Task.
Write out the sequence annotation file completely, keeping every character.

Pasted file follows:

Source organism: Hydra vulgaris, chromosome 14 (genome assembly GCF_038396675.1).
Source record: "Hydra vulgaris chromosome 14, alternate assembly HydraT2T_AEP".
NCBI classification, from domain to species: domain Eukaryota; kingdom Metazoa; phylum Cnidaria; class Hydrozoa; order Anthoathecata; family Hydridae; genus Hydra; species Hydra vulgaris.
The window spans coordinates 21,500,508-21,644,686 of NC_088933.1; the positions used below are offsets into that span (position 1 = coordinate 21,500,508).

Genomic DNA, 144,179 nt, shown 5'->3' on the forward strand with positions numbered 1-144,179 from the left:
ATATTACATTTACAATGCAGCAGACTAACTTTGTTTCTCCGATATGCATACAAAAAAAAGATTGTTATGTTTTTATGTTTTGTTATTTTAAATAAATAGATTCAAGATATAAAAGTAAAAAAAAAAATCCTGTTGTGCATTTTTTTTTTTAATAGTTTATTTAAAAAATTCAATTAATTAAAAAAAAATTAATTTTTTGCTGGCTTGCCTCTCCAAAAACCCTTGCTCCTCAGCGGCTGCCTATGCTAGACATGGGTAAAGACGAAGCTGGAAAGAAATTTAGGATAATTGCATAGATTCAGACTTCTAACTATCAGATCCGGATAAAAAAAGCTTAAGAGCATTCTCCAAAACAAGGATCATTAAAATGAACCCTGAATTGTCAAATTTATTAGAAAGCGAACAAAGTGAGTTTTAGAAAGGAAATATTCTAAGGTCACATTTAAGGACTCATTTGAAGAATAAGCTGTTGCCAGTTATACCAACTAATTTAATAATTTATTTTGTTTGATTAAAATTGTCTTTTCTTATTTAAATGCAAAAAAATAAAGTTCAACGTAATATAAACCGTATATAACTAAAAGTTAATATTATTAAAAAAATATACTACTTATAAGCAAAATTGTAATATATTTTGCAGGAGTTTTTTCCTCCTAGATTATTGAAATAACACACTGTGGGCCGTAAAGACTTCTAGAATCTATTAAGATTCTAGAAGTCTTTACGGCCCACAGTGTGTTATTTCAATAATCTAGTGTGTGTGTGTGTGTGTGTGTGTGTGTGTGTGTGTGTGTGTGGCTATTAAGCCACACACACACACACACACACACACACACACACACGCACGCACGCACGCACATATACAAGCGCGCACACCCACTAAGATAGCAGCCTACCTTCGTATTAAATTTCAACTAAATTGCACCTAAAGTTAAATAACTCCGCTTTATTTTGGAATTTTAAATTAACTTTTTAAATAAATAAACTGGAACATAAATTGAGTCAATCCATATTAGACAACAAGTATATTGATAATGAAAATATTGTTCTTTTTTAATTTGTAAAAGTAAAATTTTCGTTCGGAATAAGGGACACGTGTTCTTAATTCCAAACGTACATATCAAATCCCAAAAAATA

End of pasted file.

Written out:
Source organism: Hydra vulgaris, chromosome 14 (genome assembly GCF_038396675.1).
Source record: "Hydra vulgaris chromosome 14, alternate assembly HydraT2T_AEP".
NCBI classification, from domain to species: domain Eukaryota; kingdom Metazoa; phylum Cnidaria; class Hydrozoa; order Anthoathecata; family Hydridae; genus Hydra; species Hydra vulgaris.
The window spans coordinates 21,500,508-21,644,686 of NC_088933.1; the positions used below are offsets into that span (position 1 = coordinate 21,500,508).

Genomic DNA, 144,179 nt, shown 5'->3' on the forward strand with positions numbered 1-144,179 from the left:
ATATTACATTTACAATGCAGCAGACTAACTTTGTTTCTCCGATATGCATACAAAAAAAAGATTGTTATGTTTTTATGTTTTGTTATTTTAAATAAATAGATTCAAGATATAAAAGTAAAAAAAAAAATCCTGTTGTGCATTTTTTTTTTTAATAGTTTATTTAAAAAATTCAATTAATTAAAAAAAAATTAATTTTTTGCTGGCTTGCCTCTCCAAAAACCCTTGCTCCTCAGCGGCTGCCTATGCTAGACATGGGTAAAGACGAAGCTGGAAAGAAATTTAGGATAATTGCATAGATTCAGACTTCTAACTATCAGATCCGGATAAAAAAAGCTTAAGAGCATTCTCCAAAACAAGGATCATTAAAATGAACCCTGAATTGTCAAATTTATTAGAAAGCGAACAAAGTGAGTTTTAGAAAGGAAATATTCTAAGGTCACATTTAAGGACTCATTTGAAGAATAAGCTGTTGCCAGTTATACCAACTAATTTAATAATTTATTTTGTTTGATTAAAATTGTCTTTTCTTATTTAAATGCAAAAAAATAAAGTTCAACGTAATATAAACCGTATATAACTAAAAGTTAATATTATTAAAAAAATATACTACTTATAAGCAAAATTGTAATATATTTTGCAGGAGTTTTTTCCTCCTAGATTATTGAAATAACACACTGTGGGCCGTAAAGACTTCTAGAATCTATTAAGATTCTAGAAGTCTTTACGGCCCACAGTGTGTTATTTCAATAATCTAGTGTGTGTGTGTGTGTGTGTGTGTGTGTGTGTGTGTGTGTGTGGCTATTAAGCCACACACACACACACACACACACACACACACACACGCACGCACGCACGCACATATACAAGCGCGCACACCCACTAAGATAGCAGCCTACCTTCGTATTAAATTTCAACTAAATTGCACCTAAAGTTAAATAACTCCGCTTTATTTTGGAATTTTAAATTAACTTTTTAAATAAATAAACTGGAACATAAATTGAGTCAATCCATATTAGACAACAAGTATATTGATAATGAAAATATTGTTCTTTTTTAATTTGTAAAAGTAAAATTTTCGTTCGGAATAAGGGACACGTGTTCTTAATTCCAAACGTACATATCAAATCCCAAAAAATA